Republican members of a committee investigating influence-peddling at the state Capitol insisted Thursday that subpoenas be issued to reluctant witnesses they want to question, including House Speaker Michael Madigan, the focus of the probe.
Reps. Tom Demmer of Dixon, Deanne Mazzochi of Elmhurst and Grant Wehrli of Naperville said in a teleconference they had sent drafts to the committee's Democratic chairman, Rep. Emanuel “Chris” Welch of Hillside.
During a hearing Tuesday in the review of Madigan's role in a decade-long bribery scandal involving power company ComEd, Welch objected to the request, saying the action demanded deliberation and would probably be fruitless, given the likelihood of court challenges.
Mazzochi said Welch was willing to “preemptively surrender the investigative powers” of the panel.
"Why should this committee give up any tool or opportunity to get to the truth?” she asked.
The day was marked by what until recently would have been a stunning event: A member of Madigan's caucus, Rep. Stephanie Kifowit, announced her quest to take the gavel from the longest-serving leader of a legislative body in U.S. history when the 78-year-old Madigan's term expires in January.
The request for subpoenas came after informal invitations to witnesses, including Madigan, were rejected except for one to Exelon Corp. Exelon is the parent company of ComEd, which agreed to pay a $200 million fine after admitting to the U.S. attorney for the Northern District of Illinois that the company supplied no-work jobs and contracts to political allies of Madigan in exchange for favorable legislation for nearly a decade beginning in 2011.
Madigan, who is identified not by name but by title in the document, has not been charged and denies wrongdoing. But David Glockner, who joined Exelon as vice president in May, confirmed in testimony Tuesday each instance of favor-trading between ComEd and Madigan documented in the so-called deferred prosecution agreement.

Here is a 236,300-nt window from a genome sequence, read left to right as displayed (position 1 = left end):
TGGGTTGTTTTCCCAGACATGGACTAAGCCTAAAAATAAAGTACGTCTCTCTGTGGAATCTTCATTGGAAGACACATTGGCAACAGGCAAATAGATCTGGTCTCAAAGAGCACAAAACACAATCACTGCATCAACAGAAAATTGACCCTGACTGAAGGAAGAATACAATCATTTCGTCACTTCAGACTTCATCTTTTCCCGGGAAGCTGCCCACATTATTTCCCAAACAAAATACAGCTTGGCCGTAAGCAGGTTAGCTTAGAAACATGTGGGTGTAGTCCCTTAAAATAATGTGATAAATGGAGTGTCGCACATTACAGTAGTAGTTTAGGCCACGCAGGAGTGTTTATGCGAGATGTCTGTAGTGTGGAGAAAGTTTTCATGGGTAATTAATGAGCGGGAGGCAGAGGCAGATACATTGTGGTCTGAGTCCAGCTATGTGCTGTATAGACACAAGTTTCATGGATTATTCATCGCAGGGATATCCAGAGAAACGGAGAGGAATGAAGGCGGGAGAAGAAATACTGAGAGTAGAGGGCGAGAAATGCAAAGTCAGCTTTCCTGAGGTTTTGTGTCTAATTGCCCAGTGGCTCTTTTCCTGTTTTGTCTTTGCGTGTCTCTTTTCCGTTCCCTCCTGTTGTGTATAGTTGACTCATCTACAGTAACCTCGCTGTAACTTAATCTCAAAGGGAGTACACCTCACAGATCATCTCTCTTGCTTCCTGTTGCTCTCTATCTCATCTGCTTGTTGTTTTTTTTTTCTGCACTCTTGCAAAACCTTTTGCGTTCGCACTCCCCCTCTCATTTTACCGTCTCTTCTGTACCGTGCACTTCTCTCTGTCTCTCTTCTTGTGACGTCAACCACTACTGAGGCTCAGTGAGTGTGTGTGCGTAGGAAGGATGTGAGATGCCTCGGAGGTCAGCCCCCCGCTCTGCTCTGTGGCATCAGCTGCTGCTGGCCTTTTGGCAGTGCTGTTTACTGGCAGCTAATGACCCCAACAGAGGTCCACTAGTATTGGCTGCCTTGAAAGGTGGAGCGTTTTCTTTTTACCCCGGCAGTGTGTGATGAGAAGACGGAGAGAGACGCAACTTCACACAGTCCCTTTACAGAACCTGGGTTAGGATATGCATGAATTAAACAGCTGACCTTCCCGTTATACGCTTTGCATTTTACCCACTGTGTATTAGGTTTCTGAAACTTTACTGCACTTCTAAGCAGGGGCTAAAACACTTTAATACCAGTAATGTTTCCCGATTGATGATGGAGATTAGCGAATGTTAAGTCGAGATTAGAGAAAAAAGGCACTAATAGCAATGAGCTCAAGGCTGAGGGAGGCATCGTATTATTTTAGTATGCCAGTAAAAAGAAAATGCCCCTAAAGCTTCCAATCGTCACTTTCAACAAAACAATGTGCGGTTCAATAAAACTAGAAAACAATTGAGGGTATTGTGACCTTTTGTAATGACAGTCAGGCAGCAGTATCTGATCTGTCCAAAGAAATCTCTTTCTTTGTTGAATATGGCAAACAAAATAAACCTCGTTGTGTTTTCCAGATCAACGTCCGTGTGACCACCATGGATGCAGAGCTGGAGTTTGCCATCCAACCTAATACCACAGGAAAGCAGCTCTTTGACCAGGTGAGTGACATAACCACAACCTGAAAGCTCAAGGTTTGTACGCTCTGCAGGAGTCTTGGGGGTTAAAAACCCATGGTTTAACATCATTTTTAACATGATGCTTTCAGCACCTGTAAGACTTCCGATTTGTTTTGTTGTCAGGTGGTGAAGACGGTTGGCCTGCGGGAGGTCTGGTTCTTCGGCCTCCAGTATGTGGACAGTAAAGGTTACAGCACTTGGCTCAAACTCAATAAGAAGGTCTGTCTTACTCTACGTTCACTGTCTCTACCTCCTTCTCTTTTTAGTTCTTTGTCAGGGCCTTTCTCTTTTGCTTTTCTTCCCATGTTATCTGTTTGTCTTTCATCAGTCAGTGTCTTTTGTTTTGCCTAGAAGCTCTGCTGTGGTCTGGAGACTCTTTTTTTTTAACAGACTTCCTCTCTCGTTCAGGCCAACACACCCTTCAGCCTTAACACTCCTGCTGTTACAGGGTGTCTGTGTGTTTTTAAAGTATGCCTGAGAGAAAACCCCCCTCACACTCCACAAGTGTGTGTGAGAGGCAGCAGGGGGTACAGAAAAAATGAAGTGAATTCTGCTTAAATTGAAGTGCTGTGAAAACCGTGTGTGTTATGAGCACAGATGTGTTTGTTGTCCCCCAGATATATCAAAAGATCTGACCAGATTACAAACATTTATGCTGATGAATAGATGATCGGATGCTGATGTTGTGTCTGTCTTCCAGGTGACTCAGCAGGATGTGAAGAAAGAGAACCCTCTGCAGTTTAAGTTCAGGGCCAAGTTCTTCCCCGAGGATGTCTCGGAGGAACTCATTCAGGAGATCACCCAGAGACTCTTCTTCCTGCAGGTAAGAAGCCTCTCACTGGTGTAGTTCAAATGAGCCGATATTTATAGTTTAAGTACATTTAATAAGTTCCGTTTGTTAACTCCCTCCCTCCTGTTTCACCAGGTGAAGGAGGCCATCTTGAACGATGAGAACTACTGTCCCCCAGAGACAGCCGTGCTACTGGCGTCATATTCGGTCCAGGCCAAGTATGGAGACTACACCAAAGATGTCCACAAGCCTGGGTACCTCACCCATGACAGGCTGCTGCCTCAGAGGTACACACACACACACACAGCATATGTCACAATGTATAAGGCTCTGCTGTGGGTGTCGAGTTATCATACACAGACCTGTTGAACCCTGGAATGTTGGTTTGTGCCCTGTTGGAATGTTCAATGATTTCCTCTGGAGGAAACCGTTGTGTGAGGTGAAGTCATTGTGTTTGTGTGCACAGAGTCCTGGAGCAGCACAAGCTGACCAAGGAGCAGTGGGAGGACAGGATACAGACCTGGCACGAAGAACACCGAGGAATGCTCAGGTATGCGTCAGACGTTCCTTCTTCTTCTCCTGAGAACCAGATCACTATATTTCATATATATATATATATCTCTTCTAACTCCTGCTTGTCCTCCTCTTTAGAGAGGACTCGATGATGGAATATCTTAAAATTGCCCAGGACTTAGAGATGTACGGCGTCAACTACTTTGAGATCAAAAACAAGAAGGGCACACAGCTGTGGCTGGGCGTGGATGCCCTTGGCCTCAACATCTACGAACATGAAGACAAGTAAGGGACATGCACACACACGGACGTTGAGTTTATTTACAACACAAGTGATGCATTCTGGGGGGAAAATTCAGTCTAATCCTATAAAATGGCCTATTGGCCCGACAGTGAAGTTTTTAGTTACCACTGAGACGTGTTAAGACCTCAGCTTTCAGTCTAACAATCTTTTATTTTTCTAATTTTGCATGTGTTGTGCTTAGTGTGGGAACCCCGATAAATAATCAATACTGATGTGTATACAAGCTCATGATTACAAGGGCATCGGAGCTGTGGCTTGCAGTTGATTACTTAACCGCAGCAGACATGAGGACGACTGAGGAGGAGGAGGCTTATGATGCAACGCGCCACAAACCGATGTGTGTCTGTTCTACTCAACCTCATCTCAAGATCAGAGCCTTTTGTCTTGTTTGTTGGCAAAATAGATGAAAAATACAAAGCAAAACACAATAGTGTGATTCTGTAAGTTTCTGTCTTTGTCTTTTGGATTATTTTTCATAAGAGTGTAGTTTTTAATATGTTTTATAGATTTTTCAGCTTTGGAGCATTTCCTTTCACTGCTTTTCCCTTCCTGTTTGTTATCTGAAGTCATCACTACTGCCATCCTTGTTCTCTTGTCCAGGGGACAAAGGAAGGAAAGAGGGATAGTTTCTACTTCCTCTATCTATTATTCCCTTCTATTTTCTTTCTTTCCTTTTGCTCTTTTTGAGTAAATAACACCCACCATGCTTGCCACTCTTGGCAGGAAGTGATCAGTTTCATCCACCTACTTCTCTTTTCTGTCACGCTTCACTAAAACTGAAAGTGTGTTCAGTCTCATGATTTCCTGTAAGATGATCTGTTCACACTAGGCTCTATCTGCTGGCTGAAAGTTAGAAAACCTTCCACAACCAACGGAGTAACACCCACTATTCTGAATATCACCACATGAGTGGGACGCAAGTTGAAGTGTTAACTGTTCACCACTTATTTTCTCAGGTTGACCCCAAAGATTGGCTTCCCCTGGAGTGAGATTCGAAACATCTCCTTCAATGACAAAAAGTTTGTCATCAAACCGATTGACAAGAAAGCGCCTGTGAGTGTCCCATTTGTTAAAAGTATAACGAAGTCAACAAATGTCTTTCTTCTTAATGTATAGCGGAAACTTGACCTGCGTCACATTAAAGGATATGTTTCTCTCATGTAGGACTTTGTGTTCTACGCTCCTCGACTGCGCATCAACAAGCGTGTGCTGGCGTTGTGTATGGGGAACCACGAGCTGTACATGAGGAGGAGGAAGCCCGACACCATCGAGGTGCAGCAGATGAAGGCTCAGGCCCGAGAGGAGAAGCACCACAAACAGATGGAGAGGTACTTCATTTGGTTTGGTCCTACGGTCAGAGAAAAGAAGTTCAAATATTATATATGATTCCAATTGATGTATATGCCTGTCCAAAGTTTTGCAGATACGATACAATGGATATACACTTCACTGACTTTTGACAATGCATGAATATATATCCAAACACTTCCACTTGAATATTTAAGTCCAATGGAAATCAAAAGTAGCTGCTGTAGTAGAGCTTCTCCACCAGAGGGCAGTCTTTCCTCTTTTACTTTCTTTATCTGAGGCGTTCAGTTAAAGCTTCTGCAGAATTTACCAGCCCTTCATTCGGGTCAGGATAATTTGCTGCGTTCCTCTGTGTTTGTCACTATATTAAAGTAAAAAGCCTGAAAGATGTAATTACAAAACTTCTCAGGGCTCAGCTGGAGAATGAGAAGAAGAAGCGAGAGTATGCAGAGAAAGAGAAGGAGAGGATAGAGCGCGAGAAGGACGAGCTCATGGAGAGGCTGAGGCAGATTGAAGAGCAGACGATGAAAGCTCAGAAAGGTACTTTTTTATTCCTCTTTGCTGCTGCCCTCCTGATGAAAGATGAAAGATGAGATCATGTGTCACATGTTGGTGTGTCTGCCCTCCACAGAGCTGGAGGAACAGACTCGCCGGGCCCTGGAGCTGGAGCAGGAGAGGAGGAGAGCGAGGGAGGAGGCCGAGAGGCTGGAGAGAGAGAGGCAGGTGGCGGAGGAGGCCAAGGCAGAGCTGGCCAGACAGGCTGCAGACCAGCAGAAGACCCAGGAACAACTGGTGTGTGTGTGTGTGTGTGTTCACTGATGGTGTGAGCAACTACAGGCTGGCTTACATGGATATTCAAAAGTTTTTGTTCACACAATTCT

Welch said in a statement Thursday that he received the draft subpoenas, which Republicans protest contain boilerplate language merely directing a witness to appear and the time and place. But Welch said decisions about whether the committee, previously convened only in 1905 and 2012, should issue subpoenas, who should get them and what they should seek “are extremely consequential decisions" setting legislative precedents.
“Republican members have shown that they are not interested in cooperation ...,” Welch said of the minority caucus, outnumbered in the House 74-44. “They are solely interested in headlines, half-truths, and distractions to prop up their dimming political prospects.”
Kifowit, an Oswego Democrat elected to the House in 2012, is a Marine Corps veteran who said in Chicago that she is compelled to challenge Madigan's leadership based on her values of “honor, trust, integrity, dependability and service above self.” The 48-year-old former financial planner and Aurora alderwoman was among a group of legislators, all women, who called for Madigan to resignin July just after release of the deferred prosecution agreement.
Madigan "has compromised the integrity of the office of the speaker of the House and undermined the public trust,” Kifowit said. “The people of Illinois have put up with this corruption for far too long. Every day we are seeing more and more self-serving actions by Michael Madigan and it is my feeling that there is more to come in the upcoming days.”
Madigan has rarely, if ever, been challenged for the role in his 18 two-year terms, from 1983-1995 and beginning again in 1997. Former Rep. Scott Drury of Highwood voted “present” on Madigan's election in 2017, and famously indicated he was denied a crystal clock which Madigan gave to every other Democrat celebrating the speakers' longevity.